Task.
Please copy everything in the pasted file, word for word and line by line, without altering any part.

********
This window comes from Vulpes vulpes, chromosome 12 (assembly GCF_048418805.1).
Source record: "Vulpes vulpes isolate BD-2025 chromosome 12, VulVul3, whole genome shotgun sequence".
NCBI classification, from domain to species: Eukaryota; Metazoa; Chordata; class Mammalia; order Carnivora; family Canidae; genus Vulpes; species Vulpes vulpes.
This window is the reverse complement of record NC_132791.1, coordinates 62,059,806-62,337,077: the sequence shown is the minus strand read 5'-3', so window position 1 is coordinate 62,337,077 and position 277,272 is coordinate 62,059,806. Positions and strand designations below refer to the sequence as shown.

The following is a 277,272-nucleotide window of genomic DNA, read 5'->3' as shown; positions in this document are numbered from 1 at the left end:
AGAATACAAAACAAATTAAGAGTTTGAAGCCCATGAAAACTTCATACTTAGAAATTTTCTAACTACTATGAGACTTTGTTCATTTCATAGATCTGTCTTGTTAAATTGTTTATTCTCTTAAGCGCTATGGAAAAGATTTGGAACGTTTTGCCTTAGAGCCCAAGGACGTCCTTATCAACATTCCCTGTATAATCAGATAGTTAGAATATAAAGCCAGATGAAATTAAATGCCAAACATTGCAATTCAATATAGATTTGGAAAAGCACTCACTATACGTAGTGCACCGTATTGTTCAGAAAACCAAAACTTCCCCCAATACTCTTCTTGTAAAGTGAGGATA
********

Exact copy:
This window comes from Vulpes vulpes, chromosome 12 (assembly GCF_048418805.1).
Source record: "Vulpes vulpes isolate BD-2025 chromosome 12, VulVul3, whole genome shotgun sequence".
NCBI classification, from domain to species: Eukaryota; Metazoa; Chordata; class Mammalia; order Carnivora; family Canidae; genus Vulpes; species Vulpes vulpes.
This window is the reverse complement of record NC_132791.1, coordinates 62,059,806-62,337,077: the sequence shown is the minus strand read 5'-3', so window position 1 is coordinate 62,337,077 and position 277,272 is coordinate 62,059,806. Positions and strand designations below refer to the sequence as shown.

The following is a 277,272-nucleotide window of genomic DNA, read 5'->3' as shown; positions in this document are numbered from 1 at the left end:
AGAATACAAAACAAATTAAGAGTTTGAAGCCCATGAAAACTTCATACTTAGAAATTTTCTAACTACTATGAGACTTTGTTCATTTCATAGATCTGTCTTGTTAAATTGTTTATTCTCTTAAGCGCTATGGAAAAGATTTGGAACGTTTTGCCTTAGAGCCCAAGGACGTCCTTATCAACATTCCCTGTATAATCAGATAGTTAGAATATAAAGCCAGATGAAATTAAATGCCAAACATTGCAATTCAATATAGATTTGGAAAAGCACTCACTATACGTAGTGCACCGTATTGTTCAGAAAACCAAAACTTCCCCCAATACTCTTCTTGTAAAGTGAGGATA